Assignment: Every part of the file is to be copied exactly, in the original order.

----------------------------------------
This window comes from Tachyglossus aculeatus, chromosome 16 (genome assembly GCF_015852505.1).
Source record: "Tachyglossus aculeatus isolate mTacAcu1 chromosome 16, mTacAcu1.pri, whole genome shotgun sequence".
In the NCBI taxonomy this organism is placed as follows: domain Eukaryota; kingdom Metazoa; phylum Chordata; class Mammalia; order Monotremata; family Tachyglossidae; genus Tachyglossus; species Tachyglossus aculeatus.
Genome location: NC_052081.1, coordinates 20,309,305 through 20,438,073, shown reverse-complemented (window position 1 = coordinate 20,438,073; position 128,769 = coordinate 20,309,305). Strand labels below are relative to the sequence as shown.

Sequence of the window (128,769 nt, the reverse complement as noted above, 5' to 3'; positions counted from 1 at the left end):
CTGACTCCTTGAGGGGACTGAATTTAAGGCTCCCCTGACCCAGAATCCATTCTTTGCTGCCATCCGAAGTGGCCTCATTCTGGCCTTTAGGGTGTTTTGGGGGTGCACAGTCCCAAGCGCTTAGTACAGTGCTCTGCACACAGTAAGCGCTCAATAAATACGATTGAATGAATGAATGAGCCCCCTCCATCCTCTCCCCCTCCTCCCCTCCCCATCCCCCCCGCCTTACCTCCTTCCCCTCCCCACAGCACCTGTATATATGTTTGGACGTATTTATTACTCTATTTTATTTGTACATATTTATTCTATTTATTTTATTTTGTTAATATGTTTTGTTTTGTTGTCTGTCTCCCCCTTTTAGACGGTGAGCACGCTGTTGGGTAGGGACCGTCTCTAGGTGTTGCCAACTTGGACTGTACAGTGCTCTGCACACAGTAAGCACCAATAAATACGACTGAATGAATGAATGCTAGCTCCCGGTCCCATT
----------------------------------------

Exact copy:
This window comes from Tachyglossus aculeatus, chromosome 16 (genome assembly GCF_015852505.1).
Source record: "Tachyglossus aculeatus isolate mTacAcu1 chromosome 16, mTacAcu1.pri, whole genome shotgun sequence".
In the NCBI taxonomy this organism is placed as follows: domain Eukaryota; kingdom Metazoa; phylum Chordata; class Mammalia; order Monotremata; family Tachyglossidae; genus Tachyglossus; species Tachyglossus aculeatus.
Genome location: NC_052081.1, coordinates 20,309,305 through 20,438,073, shown reverse-complemented (window position 1 = coordinate 20,438,073; position 128,769 = coordinate 20,309,305). Strand labels below are relative to the sequence as shown.

Sequence of the window (128,769 nt, the reverse complement as noted above, 5' to 3'; positions counted from 1 at the left end):
CTGACTCCTTGAGGGGACTGAATTTAAGGCTCCCCTGACCCAGAATCCATTCTTTGCTGCCATCCGAAGTGGCCTCATTCTGGCCTTTAGGGTGTTTTGGGGGTGCACAGTCCCAAGCGCTTAGTACAGTGCTCTGCACACAGTAAGCGCTCAATAAATACGATTGAATGAATGAATGAGCCCCCTCCATCCTCTCCCCCTCCTCCCCTCCCCATCCCCCCCGCCTTACCTCCTTCCCCTCCCCACAGCACCTGTATATATGTTTGGACGTATTTATTACTCTATTTTATTTGTACATATTTATTCTATTTATTTTATTTTGTTAATATGTTTTGTTTTGTTGTCTGTCTCCCCCTTTTAGACGGTGAGCACGCTGTTGGGTAGGGACCGTCTCTAGGTGTTGCCAACTTGGACTGTACAGTGCTCTGCACACAGTAAGCACCAATAAATACGACTGAATGAATGAATGCTAGCTCCCGGTCCCATT